This is the fourth in a series on disability insurance. Previous posts can be found here. This post will discuss the riders on a policy frequently considered by physicians. Remember when faced with the decision of whether or not to purchase these riders that the advice you receive from your disability insurance agent isn’t unbiased. His incentive is to sell you as much benefit as possible and as many riders as possible. Each will increase the cost (and value) of your policy, and thus the size of his commission. So it is best that you get some unbiased information about the value of each of these.
Future Purchase Option
This rider allows you to buy more benefit in the future as your income goes up. For example, when I first bought a policy in residency all the company would sell me was a $2500 benefit because my income was so low. Obviously, $2500 a month isn’t much to live on. But the company (Standard) was willing to sell me a $5000.00 future purchase option rider for $90 a year, or about 9% of the cost of the policy at that time. It was very easy to do this. With my policy I had the opportunity to increase the benefit once a year up until the time I turned 41. Between ages 41 and 50 I could get part of the benefit, but not all $5K. I didn’t have to prove I was still in good health or that I didn’t engage in any risky activities. All I had to prove was that my income had increased sufficiently. This portion of my policy, however, DID cost more than the initial portion, because I was now older and, per the actuaries, more likely to become disabled. Sometimes, being an attending in your specialty can put you in a more risky occupational class than being a resident, and will also cost more for this reason. The one savings I did get is that I didn’t have to pay for the FPO rider on the $5K (actually $4K since I exercised $1K just before residency graduation). I bought the original policy at age 28. I exercised $1K FPO at age 30. I exercised the last $4K at age 35. The cost of the policy I bought at age 28 was about 3.2% of the benefit, at age 30 it was about 3.0% (no FPO), and at age 35 it was about 4.3% (again, no FPO rider.)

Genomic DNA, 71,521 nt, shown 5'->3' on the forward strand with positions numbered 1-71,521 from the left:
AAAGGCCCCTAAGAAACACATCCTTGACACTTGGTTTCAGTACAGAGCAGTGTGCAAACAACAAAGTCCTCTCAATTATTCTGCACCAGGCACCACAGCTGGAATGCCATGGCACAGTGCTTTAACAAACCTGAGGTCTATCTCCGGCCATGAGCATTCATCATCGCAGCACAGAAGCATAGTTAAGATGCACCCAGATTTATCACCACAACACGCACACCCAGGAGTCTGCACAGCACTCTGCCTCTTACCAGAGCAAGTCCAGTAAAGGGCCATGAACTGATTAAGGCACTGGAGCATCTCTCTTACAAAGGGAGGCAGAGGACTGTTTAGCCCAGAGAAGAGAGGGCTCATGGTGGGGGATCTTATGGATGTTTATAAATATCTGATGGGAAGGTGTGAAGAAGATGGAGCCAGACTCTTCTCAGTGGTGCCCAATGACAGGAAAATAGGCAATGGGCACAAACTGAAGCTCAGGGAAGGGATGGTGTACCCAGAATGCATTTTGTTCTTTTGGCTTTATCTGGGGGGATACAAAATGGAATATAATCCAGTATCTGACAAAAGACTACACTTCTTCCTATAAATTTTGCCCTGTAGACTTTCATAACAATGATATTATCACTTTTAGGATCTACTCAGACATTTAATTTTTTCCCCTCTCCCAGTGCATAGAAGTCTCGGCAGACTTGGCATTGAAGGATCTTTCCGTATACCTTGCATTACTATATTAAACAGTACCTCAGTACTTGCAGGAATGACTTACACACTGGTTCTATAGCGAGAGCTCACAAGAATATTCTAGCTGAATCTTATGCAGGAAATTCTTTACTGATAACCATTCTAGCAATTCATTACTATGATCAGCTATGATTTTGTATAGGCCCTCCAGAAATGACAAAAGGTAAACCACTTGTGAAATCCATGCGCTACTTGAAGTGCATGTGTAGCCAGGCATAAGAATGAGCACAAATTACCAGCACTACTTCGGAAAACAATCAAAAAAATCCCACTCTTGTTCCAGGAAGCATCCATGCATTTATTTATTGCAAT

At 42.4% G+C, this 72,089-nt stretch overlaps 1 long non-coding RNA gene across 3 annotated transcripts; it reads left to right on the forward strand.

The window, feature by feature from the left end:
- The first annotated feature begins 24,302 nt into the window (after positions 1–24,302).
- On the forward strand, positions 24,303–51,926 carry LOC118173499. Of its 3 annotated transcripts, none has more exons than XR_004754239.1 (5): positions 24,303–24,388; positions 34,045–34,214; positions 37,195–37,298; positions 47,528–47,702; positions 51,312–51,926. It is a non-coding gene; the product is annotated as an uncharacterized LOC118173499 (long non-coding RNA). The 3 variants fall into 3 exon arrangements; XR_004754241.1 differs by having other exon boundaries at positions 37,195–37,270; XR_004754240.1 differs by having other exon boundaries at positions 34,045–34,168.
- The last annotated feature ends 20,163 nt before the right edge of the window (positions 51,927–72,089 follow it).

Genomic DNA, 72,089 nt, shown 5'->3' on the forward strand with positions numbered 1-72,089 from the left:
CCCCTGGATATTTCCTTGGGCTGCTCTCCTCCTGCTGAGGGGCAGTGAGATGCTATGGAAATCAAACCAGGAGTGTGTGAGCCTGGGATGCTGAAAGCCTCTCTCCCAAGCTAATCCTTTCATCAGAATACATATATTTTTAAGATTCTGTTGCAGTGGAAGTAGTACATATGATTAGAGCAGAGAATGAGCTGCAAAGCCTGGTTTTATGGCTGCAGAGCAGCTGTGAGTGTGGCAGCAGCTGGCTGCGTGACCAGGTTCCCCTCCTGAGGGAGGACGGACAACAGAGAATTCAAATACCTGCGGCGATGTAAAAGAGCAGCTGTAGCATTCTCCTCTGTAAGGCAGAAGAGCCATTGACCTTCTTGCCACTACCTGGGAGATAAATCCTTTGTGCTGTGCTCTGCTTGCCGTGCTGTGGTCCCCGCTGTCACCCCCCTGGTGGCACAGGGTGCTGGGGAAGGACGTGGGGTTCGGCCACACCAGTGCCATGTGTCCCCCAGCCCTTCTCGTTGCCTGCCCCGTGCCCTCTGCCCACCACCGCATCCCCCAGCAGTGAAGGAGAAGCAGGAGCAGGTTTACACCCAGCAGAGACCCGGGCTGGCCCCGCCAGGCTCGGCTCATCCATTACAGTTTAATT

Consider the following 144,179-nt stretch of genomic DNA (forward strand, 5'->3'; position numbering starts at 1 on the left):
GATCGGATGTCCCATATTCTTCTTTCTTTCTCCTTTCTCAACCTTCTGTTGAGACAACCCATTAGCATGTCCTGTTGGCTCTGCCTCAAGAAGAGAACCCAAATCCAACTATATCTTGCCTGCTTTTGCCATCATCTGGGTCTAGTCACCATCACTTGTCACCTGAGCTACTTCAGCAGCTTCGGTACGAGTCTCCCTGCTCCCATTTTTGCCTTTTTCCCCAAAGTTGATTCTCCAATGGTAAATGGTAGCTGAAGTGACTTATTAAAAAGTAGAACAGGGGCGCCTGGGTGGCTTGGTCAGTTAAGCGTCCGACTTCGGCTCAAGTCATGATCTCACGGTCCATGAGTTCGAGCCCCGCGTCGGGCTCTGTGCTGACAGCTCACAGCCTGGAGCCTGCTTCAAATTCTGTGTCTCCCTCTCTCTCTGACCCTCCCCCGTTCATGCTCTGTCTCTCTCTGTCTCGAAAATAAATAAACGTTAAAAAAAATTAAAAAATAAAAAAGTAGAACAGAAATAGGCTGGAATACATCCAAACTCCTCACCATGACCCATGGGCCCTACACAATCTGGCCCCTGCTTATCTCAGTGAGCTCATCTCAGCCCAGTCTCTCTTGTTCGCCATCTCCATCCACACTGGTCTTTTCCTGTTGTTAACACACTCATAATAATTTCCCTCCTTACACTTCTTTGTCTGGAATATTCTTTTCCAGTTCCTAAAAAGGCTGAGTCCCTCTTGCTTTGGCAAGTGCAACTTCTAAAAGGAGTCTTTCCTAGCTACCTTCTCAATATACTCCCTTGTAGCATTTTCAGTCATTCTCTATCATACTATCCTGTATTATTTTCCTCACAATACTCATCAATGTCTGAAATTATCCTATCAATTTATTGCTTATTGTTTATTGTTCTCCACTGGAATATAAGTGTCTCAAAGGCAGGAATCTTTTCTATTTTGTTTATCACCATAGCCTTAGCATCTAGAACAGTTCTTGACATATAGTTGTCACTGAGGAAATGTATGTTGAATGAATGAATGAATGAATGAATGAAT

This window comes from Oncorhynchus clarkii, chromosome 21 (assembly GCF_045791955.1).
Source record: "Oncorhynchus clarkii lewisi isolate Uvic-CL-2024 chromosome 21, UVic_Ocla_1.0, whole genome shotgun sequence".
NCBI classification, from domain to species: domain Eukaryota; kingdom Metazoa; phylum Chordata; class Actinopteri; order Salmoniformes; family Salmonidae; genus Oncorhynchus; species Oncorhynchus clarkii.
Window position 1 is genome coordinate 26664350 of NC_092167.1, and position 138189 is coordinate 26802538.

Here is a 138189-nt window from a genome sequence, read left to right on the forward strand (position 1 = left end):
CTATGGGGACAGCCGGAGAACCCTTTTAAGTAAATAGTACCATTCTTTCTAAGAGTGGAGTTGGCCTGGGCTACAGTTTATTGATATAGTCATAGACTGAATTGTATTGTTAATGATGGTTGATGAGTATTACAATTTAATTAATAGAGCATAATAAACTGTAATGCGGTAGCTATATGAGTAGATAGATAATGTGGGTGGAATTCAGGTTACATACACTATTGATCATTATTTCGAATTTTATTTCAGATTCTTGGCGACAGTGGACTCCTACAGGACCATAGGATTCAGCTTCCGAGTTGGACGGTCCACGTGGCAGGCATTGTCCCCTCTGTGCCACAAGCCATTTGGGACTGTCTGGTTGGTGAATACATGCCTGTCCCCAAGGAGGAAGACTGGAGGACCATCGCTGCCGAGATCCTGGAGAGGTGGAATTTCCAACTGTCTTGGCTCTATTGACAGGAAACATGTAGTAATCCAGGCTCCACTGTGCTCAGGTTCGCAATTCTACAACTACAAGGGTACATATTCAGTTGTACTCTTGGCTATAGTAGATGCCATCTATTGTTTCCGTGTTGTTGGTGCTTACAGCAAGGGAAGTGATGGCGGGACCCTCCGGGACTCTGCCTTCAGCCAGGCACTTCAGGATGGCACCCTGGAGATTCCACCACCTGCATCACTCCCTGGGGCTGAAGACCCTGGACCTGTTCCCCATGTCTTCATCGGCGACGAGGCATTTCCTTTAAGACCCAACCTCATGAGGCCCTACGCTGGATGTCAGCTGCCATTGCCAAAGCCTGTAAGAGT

If you’re curious about occupational classes, here is the basic outline:
NE- Not eligible. Think armed forces, pilots etc.
1A- Roofers, furniture movers, painters etc. Very high risk of disability.
2A- Electrician, Plumber, Farmer. High risk of disability.
3A- Sales Clerk, Speech Therapist etc. Moderate risk of disability.
4A- Biologist, pharmacist, librarian. Low risk of disability.
Ophthalmology, anesthesia, emergency medicine, dentist, osteopath, general physician, psychiatrist, and physician assistants are generally 3A.
Dermatology somehow managed to get itself into the 4A category. Beats me what category they put you in if you’re a D.O. AND a dermatologist. See this list for more details. If it makes you feel any better chiropractors are 1A and homeopaths/naturopaths are 2A.
So, should you buy an FPO rider? I think it is worthwhile if you are a resident, a fellow, or a young attending anticipating a large increase in income soon. Otherwise, I’d just buy a larger policy initially and skip the FPO. It’s usually only good for ~ 10 years anyway. For the same price as the FPO you could have a 10% larger policy. The main benefit is that you save the hassle of buying a whole new policy and you don’t have to prove insurability again. You really don’t get it any cheaper than you otherwise could later (assuming you’re still insurable.)
Cost of Living Rider
This is a rider that physicians often add to their policies. It is basically an inflation adjustment to the disability benefit. Keep in mind it doesn’t begin adjusting UNTIL you get disabled. For example, if I buy a $10K policy now, and then become disabled 10 years from now, it will pay out $10K that first month (well, the first month after the 90 day waiting period.) Then each year the benefit will be adjusted with inflation. This is important if you become disabled relatively early in your career and then stay disabled for a long time. It is also pretty expensive. My COLA rider costs $760.21 a year on a $7500 policy. That’s about 0.84% of the income protected, or about 23% of the cost of my entire policy. So what do I get for that?